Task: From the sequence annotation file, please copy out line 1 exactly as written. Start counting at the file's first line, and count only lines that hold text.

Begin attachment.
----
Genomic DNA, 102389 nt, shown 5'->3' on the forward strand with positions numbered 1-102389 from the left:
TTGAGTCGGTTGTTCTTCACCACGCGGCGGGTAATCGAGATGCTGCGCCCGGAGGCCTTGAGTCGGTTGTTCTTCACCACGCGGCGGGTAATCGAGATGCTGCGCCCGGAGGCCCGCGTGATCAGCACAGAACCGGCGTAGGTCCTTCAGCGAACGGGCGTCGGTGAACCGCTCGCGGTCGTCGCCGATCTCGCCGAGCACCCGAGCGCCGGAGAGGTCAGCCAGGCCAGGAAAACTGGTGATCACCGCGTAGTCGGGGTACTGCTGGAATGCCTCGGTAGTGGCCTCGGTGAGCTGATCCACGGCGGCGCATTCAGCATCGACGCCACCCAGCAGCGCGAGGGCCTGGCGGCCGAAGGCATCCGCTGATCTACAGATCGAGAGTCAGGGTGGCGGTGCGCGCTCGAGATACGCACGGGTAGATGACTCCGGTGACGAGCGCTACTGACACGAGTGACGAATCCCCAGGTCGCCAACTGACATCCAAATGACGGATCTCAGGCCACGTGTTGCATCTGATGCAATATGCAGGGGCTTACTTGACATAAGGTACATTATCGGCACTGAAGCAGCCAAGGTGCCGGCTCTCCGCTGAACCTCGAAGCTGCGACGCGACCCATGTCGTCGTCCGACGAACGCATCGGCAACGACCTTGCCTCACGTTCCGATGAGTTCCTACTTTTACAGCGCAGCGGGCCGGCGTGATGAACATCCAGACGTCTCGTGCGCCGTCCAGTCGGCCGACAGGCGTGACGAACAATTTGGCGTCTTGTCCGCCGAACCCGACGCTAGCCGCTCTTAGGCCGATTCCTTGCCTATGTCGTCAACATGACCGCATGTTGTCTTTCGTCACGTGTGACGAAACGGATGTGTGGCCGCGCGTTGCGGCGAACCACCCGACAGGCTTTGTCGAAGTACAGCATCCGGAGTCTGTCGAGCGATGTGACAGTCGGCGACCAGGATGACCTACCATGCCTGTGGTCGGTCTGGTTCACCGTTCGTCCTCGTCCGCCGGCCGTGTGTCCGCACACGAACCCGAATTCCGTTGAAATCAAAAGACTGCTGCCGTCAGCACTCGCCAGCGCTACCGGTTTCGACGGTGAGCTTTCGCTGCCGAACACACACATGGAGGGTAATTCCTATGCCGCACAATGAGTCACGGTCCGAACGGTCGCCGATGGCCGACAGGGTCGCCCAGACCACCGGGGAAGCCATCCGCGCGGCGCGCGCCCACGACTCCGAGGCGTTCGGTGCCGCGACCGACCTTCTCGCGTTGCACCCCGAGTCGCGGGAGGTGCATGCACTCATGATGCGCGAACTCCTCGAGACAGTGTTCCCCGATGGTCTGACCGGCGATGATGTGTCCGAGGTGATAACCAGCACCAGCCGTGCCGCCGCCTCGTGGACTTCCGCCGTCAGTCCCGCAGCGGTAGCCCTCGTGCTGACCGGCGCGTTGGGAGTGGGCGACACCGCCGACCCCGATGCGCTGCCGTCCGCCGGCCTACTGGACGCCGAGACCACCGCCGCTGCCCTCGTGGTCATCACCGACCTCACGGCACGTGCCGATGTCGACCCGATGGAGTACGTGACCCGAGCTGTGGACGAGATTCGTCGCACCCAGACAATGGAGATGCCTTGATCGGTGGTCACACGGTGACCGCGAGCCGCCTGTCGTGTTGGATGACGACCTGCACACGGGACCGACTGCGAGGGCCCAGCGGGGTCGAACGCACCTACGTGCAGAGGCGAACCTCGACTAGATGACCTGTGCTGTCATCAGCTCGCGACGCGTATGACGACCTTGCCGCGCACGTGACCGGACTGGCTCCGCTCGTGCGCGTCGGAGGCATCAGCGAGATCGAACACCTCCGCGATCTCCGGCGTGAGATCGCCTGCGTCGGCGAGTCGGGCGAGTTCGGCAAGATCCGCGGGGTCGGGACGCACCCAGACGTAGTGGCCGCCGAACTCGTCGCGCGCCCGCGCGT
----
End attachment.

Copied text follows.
Genomic DNA, 102389 nt, shown 5'->3' on the forward strand with positions numbered 1-102389 from the left: